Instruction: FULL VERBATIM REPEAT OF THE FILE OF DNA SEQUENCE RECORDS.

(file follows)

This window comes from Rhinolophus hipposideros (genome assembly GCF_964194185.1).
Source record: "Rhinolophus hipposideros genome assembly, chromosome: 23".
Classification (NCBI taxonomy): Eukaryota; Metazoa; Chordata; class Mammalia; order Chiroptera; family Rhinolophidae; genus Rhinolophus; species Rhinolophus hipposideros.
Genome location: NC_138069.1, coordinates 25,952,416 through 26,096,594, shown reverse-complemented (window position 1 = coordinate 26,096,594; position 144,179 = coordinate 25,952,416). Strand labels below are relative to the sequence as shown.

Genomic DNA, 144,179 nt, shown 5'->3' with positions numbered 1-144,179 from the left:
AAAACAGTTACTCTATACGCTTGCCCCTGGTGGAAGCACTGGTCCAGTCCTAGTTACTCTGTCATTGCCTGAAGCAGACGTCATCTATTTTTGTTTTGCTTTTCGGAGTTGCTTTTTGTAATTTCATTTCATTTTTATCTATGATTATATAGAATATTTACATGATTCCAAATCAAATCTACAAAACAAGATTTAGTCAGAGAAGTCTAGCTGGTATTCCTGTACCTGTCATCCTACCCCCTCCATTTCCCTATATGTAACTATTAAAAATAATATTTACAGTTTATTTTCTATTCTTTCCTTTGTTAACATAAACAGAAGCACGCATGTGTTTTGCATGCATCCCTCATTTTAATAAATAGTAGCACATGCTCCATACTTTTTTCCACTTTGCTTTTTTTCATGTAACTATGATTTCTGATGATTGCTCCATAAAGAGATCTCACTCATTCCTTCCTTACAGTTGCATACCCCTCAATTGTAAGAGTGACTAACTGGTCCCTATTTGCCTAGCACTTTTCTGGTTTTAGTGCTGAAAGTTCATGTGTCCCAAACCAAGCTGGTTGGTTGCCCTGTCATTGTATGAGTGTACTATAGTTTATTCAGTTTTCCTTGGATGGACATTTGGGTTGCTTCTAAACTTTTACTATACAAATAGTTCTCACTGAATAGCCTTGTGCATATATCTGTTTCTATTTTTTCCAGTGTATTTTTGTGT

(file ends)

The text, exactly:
This window comes from Rhinolophus hipposideros (genome assembly GCF_964194185.1).
Source record: "Rhinolophus hipposideros genome assembly, chromosome: 23".
Classification (NCBI taxonomy): Eukaryota; Metazoa; Chordata; class Mammalia; order Chiroptera; family Rhinolophidae; genus Rhinolophus; species Rhinolophus hipposideros.
Genome location: NC_138069.1, coordinates 25,952,416 through 26,096,594, shown reverse-complemented (window position 1 = coordinate 26,096,594; position 144,179 = coordinate 25,952,416). Strand labels below are relative to the sequence as shown.

Genomic DNA, 144,179 nt, shown 5'->3' with positions numbered 1-144,179 from the left:
AAAACAGTTACTCTATACGCTTGCCCCTGGTGGAAGCACTGGTCCAGTCCTAGTTACTCTGTCATTGCCTGAAGCAGACGTCATCTATTTTTGTTTTGCTTTTCGGAGTTGCTTTTTGTAATTTCATTTCATTTTTATCTATGATTATATAGAATATTTACATGATTCCAAATCAAATCTACAAAACAAGATTTAGTCAGAGAAGTCTAGCTGGTATTCCTGTACCTGTCATCCTACCCCCTCCATTTCCCTATATGTAACTATTAAAAATAATATTTACAGTTTATTTTCTATTCTTTCCTTTGTTAACATAAACAGAAGCACGCATGTGTTTTGCATGCATCCCTCATTTTAATAAATAGTAGCACATGCTCCATACTTTTTTCCACTTTGCTTTTTTTCATGTAACTATGATTTCTGATGATTGCTCCATAAAGAGATCTCACTCATTCCTTCCTTACAGTTGCATACCCCTCAATTGTAAGAGTGACTAACTGGTCCCTATTTGCCTAGCACTTTTCTGGTTTTAGTGCTGAAAGTTCATGTGTCCCAAACCAAGCTGGTTGGTTGCCCTGTCATTGTATGAGTGTACTATAGTTTATTCAGTTTTCCTTGGATGGACATTTGGGTTGCTTCTAAACTTTTACTATACAAATAGTTCTCACTGAATAGCCTTGTGCATATATCTGTTTCTATTTTTTCCAGTGTATTTTTGTGT